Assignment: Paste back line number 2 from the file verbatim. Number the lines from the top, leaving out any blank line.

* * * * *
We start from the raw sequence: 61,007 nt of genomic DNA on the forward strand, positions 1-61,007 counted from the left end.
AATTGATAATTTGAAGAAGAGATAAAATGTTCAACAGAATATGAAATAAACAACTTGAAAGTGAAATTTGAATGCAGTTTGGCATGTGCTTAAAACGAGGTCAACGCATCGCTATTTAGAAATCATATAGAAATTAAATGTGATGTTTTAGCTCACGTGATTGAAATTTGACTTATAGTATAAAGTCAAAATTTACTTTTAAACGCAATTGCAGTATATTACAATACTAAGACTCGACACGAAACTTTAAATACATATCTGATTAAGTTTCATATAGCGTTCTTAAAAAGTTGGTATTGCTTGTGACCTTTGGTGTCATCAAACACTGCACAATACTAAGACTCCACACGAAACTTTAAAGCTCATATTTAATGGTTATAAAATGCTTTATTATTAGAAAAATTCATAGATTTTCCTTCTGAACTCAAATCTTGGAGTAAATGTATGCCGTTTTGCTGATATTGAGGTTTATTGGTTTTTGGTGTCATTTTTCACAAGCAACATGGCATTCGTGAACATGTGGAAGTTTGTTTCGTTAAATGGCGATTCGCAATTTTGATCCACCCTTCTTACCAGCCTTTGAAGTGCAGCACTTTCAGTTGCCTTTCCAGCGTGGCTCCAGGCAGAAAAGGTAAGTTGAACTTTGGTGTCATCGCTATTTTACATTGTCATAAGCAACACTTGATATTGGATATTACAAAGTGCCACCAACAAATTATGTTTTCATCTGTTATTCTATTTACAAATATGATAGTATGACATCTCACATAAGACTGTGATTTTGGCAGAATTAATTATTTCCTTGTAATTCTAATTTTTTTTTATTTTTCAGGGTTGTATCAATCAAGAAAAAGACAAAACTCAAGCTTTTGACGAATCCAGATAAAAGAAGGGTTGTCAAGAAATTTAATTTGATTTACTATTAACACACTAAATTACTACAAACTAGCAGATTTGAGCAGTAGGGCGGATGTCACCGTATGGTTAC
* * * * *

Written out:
AATTGATAATTTGAAGAAGAGATAAAATGTTCAACAGAATATGAAATAAACAACTTGAAAGTGAAATTTGAATGCAGTTTGGCATGTGCTTAAAACGAGGTCAACGCATCGCTATTTAGAAATCATATAGAAATTAAATGTGATGTTTTAGCTCACGTGATTGAAATTTGACTTATAGTATAAAGTCAAAATTTACTTTTAAACGCAATTGCAGTATATTACAATACTAAGACTCGACACGAAACTTTAAATACATATCTGATTAAGTTTCATATAGCGTTCTTAAAAAGTTGGTATTGCTTGTGACCTTTGGTGTCATCAAACACTGCACAATACTAAGACTCCACACGAAACTTTAAAGCTCATATTTAATGGTTATAAAATGCTTTATTATTAGAAAAATTCATAGATTTTCCTTCTGAACTCAAATCTTGGAGTAAATGTATGCCGTTTTGCTGATATTGAGGTTTATTGGTTTTTGGTGTCATTTTTCACAAGCAACATGGCATTCGTGAACATGTGGAAGTTTGTTTCGTTAAATGGCGATTCGCAATTTTGATCCACCCTTCTTACCAGCCTTTGAAGTGCAGCACTTTCAGTTGCCTTTCCAGCGTGGCTCCAGGCAGAAAAGGTAAGTTGAACTTTGGTGTCATCGCTATTTTACATTGTCATAAGCAACACTTGATATTGGATATTACAAAGTGCCACCAACAAATTATGTTTTCATCTGTTATTCTATTTACAAATATGATAGTATGACATCTCACATAAGACTGTGATTTTGGCAGAATTAATTATTTCCTTGTAATTCTAATTTTTTTTTATTTTTCAGGGTTGTATCAATCAAGAAAAAGACAAAACTCAAGCTTTTGACGAATCCAGATAAAAGAAGGGTTGTCAAGAAATTTAATTTGATTTACTATTAACACACTAAATTACTACAAACTAGCAGATTTGAGCAGTAGGGCGGATGTCACCGTATGGTTAC